중앙데일리

Warm feelings increase for North Korea

Dec 22,2005
South Koreans’ attitudes toward their compatriots in the North have changed significantly over the past three years, recent polling data suggest. In a survey this year that was also conducted in 2003 and 2004, it appears that South Koreans are more willing to think about the North as a partner in cooperation and less as a nation depending on foreign aid for its survival.
The JoongAng Ilbo and the Survey Research Center at Sung-kyunkwan University have polled 1,000 people annually since 2003.
In 2003, 21 percent of the respondents said their most vivid impression of North Korea was that it was a foreign aid recipient. Only 20 percent of those polled gave that answer last year, and in this year’s survey was chosen by only 16 percent of those surveyed.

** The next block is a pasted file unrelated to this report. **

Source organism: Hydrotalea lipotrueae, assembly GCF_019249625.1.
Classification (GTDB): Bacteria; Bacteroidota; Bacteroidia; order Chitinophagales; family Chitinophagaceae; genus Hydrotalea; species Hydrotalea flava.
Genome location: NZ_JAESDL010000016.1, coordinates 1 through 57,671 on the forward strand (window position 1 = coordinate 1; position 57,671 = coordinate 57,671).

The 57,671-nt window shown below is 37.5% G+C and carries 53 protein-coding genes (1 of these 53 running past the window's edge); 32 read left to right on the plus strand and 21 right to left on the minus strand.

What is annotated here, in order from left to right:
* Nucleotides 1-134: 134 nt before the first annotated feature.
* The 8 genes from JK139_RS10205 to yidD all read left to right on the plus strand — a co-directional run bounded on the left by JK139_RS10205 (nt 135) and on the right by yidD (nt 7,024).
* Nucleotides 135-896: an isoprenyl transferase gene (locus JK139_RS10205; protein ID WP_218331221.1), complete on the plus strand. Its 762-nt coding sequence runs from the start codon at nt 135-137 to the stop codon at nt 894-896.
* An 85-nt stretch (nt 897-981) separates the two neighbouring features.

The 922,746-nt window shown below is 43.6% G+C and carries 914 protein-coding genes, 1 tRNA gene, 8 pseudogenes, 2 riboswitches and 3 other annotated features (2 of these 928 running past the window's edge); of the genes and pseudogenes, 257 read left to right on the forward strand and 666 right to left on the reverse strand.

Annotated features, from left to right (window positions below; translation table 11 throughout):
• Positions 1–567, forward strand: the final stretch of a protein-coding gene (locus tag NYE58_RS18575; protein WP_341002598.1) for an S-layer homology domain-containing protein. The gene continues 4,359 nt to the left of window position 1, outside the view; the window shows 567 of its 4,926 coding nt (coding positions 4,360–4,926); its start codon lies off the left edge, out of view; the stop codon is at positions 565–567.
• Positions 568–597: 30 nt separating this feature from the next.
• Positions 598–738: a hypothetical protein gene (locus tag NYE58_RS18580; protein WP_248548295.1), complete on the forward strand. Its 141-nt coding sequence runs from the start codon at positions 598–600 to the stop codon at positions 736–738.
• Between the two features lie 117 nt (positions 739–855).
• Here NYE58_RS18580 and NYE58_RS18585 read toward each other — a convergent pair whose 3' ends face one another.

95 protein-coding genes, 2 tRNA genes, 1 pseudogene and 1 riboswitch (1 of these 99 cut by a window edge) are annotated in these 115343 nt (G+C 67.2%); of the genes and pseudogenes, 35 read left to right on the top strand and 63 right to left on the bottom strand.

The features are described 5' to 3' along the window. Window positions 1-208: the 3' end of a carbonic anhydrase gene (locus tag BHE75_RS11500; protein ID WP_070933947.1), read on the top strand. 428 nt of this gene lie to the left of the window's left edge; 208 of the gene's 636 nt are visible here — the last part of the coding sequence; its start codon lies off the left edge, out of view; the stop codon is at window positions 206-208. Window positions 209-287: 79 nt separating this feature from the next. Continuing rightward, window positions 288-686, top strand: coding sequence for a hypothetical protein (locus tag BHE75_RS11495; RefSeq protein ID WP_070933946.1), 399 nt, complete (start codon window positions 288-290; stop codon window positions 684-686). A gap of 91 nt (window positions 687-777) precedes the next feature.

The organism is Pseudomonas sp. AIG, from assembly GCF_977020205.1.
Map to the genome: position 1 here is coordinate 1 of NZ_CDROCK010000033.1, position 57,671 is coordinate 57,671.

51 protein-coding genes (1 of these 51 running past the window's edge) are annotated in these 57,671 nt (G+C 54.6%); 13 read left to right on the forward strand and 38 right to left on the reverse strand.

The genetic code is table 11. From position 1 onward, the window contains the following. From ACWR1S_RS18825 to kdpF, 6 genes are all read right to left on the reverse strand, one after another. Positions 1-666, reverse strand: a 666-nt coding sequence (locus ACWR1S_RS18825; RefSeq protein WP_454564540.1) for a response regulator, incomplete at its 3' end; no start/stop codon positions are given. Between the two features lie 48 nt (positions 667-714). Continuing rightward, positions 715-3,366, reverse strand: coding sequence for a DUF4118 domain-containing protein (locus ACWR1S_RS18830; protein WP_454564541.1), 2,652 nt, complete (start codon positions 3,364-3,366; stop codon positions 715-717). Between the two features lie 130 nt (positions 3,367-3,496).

In the first survey, 36 percent called North Korea a partner in cooperation. That figure rose to 39 percent last year and 43 percent this year.
In the poll, respondents had a choice of four answers to the question: aid recipient, cooperative partner, nation to be dealt with cautiously or hostile country.
“After South Koreans saw active exchange programs such as the Mount Kumgang tours and the Kaesong industrial complex, inter-Korean relations became more realistic,” said Park Byeong-jin, a researcher at the Survey Research Center. “South Koreans have changed their views in how to treat North Korea based on their sense of relations between the two Koreas.”
About 39 percent of those polled were suspicious or hostile toward the North in the 2003 survey; 36 percent agreed this year.
Asked to select the country they had the most favorable impression of, the United States ranked first and North Korea second in all three annual surveys.


by Special Reporting Team


dictionary dictionary | 프린트 메일로보내기 내블로그에 저장